The addition of Luis Suarez and improvement of Neymar has helped Barcelona overcome their early struggles to break-down Diego Simeone’s side but the Atléti boss is a more flexible coach than many give him credit for and the 2016 meetings so far have seen him throw down a few curve-balls in terms of team selection and approach that have caught his opposite number off guard.
The latest chapter in this increasingly intriguing rivalry will be written this week and suggestions that it is too early in the season to really effect things are wide of the mark. Meetings between Barcelona and the Madrid clubs are now regularly determining the destination of the title given how rarely the ‘big three’ drop points against the rest of the division.
La Liga has been won by three points or less in each of the last three seasons. Barcelona’s ability to hold their nerve and keep their discipline to win two tight, fiery league encounters with Atléti last season was decisive in their title win, as it was the Madrid club that accumulated more points from the sides’ other 36 games.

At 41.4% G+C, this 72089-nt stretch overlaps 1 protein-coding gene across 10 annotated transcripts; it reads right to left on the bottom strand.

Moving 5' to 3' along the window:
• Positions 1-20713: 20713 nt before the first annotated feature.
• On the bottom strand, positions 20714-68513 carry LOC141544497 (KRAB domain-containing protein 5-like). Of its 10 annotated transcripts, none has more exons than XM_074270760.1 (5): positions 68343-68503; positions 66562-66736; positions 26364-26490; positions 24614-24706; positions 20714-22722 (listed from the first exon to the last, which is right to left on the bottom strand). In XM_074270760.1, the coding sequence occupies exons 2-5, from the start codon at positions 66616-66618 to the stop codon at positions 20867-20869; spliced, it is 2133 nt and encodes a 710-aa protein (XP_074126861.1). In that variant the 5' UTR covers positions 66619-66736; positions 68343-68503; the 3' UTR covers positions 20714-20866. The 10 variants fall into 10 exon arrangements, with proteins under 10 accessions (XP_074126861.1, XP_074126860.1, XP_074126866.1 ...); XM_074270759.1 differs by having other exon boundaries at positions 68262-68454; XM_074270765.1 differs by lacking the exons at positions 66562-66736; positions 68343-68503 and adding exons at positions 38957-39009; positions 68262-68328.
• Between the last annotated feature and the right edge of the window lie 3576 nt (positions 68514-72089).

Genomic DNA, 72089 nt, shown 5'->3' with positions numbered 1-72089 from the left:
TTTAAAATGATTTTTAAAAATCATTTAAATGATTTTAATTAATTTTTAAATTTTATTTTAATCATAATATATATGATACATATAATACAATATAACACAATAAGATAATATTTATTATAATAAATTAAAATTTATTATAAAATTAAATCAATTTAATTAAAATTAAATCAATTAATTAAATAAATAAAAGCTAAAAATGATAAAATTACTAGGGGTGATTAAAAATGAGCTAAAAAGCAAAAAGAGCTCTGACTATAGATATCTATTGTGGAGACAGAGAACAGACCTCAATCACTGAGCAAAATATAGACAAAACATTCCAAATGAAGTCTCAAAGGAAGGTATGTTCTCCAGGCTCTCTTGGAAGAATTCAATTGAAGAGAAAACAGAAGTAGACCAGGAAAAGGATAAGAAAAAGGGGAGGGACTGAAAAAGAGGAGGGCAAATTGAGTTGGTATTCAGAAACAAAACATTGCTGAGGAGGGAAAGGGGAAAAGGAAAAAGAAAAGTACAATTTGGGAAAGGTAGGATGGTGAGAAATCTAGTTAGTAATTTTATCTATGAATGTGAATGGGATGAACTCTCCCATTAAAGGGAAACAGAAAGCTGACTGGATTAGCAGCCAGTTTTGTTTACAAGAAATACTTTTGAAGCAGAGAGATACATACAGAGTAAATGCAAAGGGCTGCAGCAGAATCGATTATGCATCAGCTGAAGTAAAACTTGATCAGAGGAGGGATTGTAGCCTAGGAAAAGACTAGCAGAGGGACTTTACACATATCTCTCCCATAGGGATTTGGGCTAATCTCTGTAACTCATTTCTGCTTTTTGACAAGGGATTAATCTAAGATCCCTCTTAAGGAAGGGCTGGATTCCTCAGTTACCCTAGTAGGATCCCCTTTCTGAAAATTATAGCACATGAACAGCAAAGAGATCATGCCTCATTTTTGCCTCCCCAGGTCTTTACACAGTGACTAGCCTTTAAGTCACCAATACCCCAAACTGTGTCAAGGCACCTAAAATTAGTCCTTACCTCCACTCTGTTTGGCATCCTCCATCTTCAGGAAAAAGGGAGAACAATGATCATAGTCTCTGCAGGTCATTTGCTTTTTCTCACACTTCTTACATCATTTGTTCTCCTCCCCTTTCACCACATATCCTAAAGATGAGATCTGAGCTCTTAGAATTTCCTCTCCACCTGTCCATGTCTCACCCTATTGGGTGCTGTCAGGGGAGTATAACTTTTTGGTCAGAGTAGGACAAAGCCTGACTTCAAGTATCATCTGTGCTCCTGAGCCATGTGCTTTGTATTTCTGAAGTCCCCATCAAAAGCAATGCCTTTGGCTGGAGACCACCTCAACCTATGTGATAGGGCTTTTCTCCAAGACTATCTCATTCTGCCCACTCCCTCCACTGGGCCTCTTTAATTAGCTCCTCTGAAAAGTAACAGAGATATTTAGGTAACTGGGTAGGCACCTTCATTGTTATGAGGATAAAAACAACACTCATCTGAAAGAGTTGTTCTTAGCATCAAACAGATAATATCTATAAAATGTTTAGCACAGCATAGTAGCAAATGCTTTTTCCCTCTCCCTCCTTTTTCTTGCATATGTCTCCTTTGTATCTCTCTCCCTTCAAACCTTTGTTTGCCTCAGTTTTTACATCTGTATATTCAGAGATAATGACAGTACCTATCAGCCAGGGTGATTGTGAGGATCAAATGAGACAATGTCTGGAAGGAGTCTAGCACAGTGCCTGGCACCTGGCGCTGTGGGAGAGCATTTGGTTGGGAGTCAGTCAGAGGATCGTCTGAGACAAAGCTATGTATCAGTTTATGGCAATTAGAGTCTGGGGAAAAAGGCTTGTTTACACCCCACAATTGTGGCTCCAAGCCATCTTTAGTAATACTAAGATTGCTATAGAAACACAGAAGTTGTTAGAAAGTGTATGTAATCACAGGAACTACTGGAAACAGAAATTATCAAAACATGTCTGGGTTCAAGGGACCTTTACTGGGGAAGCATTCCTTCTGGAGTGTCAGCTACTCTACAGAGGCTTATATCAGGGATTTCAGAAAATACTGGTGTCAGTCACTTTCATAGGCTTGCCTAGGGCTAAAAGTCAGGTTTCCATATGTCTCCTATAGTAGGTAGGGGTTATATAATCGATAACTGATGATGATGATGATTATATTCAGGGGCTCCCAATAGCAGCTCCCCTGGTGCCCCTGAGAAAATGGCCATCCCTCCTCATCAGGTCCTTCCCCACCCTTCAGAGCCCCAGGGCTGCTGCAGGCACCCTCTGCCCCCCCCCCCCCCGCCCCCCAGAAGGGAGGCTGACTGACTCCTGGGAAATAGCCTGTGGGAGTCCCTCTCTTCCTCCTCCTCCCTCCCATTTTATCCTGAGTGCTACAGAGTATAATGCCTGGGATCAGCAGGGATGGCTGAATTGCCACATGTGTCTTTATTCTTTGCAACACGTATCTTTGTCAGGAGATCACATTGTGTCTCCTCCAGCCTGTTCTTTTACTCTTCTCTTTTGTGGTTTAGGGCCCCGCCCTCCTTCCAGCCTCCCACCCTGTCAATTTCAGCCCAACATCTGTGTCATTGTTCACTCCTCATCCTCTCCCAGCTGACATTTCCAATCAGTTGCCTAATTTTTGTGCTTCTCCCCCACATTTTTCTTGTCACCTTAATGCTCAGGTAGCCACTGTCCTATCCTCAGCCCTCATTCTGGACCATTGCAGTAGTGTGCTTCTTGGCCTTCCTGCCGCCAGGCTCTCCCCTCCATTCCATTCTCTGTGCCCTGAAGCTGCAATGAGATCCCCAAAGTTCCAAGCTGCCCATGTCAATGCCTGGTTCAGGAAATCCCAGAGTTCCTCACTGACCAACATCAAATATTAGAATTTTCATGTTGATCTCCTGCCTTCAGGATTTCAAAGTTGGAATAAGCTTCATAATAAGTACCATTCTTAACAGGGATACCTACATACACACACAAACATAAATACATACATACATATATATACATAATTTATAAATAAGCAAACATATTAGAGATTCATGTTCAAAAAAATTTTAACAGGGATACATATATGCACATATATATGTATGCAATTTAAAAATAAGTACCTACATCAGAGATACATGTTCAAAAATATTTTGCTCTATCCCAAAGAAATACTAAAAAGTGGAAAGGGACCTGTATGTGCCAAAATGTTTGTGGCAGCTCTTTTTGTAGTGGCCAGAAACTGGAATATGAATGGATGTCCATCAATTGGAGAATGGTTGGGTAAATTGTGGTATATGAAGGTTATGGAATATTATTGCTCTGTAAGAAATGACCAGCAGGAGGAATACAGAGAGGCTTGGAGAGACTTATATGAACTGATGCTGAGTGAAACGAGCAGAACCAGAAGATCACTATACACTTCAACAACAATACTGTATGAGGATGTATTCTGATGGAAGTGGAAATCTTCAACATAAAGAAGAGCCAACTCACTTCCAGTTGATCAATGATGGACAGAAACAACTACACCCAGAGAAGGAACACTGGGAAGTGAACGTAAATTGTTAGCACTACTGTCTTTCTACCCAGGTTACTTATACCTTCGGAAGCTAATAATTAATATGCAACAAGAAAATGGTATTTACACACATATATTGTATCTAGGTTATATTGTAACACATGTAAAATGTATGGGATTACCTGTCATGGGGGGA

This Wednesday Luis Enrique will be bidding to banish the ghost of that game at the Vicente Calderon, the only time his side has been eliminated from a major competition during his two seasons at the helm and the only time his management has been thrown under really serious scrutiny. Diego Simeone meanwhile will know that his team needs to end their losing league run against Barça, which now stands at 4 matches, if they are to realistically stand a chance of winning the title.
Therefore even before the last dregs of the Spanish summer have disappeared, this meeting between Atléti and Barça at Camp Nou has plenty riding on it and should give us the first indications as to what direction this rivalry is heading as we move into 2017.